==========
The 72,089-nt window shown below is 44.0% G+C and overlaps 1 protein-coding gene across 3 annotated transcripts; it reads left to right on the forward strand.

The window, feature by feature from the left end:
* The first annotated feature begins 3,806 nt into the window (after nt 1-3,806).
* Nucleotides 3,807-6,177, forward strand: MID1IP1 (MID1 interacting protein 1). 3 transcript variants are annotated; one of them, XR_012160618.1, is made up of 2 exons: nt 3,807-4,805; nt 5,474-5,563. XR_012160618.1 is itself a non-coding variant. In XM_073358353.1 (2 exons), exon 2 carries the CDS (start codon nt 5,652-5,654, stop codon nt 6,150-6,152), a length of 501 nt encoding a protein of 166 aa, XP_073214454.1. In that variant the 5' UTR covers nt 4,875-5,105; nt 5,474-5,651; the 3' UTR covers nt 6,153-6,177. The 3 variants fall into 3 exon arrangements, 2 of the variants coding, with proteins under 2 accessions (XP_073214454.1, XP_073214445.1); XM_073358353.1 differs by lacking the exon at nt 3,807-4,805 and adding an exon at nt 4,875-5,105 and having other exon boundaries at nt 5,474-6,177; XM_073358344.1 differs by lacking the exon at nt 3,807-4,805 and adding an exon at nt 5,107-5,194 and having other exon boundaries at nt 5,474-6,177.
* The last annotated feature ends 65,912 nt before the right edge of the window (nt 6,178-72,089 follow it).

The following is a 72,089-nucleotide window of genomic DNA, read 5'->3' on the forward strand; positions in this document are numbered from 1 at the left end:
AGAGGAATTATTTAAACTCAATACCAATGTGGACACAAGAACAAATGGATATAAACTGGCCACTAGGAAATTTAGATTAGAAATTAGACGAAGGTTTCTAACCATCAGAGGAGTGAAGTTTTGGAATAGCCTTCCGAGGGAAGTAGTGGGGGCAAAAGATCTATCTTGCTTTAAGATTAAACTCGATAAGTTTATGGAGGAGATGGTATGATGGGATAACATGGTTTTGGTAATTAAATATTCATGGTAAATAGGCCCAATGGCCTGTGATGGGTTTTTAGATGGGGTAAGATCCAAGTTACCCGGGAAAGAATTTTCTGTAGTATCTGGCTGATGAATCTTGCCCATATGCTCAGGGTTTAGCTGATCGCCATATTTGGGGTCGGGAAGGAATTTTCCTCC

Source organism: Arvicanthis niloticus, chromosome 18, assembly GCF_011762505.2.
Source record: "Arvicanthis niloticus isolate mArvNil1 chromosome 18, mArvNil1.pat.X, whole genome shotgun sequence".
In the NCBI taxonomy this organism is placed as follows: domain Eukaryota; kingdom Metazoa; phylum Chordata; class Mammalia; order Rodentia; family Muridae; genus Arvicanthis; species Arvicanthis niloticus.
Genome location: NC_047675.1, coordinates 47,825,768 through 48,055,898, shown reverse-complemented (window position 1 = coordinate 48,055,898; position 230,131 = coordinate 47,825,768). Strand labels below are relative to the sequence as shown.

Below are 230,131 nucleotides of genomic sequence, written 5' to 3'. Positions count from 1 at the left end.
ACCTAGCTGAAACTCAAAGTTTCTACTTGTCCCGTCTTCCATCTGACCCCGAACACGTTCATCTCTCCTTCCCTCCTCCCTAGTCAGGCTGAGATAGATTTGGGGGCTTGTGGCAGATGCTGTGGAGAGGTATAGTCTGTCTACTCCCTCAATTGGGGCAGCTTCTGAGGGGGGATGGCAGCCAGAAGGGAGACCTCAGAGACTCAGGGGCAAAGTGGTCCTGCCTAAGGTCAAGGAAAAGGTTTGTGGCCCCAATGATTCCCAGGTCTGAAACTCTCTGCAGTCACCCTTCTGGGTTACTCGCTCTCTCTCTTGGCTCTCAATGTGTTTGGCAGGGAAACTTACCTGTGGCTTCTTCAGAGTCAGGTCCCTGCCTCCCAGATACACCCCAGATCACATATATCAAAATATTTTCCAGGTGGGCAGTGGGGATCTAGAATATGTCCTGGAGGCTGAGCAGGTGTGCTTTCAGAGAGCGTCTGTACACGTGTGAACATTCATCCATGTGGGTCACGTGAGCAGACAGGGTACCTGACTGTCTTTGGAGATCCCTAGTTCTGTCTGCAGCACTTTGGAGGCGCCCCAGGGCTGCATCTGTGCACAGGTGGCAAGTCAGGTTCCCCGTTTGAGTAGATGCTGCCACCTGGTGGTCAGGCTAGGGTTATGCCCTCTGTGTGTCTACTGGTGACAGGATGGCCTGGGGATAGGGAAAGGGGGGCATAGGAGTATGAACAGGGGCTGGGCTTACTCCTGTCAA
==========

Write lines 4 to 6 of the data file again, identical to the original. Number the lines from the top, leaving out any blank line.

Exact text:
* Nucleotides 3,807-6,177, forward strand: MID1IP1 (MID1 interacting protein 1). 3 transcript variants are annotated; one of them, XR_012160618.1, is made up of 2 exons: nt 3,807-4,805; nt 5,474-5,563. XR_012160618.1 is itself a non-coding variant. In XM_073358353.1 (2 exons), exon 2 carries the CDS (start codon nt 5,652-5,654, stop codon nt 6,150-6,152), a length of 501 nt encoding a protein of 166 aa, XP_073214454.1. In that variant the 5' UTR covers nt 4,875-5,105; nt 5,474-5,651; the 3' UTR covers nt 6,153-6,177. The 3 variants fall into 3 exon arrangements, 2 of the variants coding, with proteins under 2 accessions (XP_073214454.1, XP_073214445.1); XM_073358353.1 differs by lacking the exon at nt 3,807-4,805 and adding an exon at nt 4,875-5,105 and having other exon boundaries at nt 5,474-6,177; XM_073358344.1 differs by lacking the exon at nt 3,807-4,805 and adding an exon at nt 5,107-5,194 and having other exon boundaries at nt 5,474-6,177.
* The last annotated feature ends 65,912 nt before the right edge of the window (nt 6,178-72,089 follow it).

The following is a 72,089-nucleotide window of genomic DNA, read 5'->3' on the forward strand; positions in this document are numbered from 1 at the left end: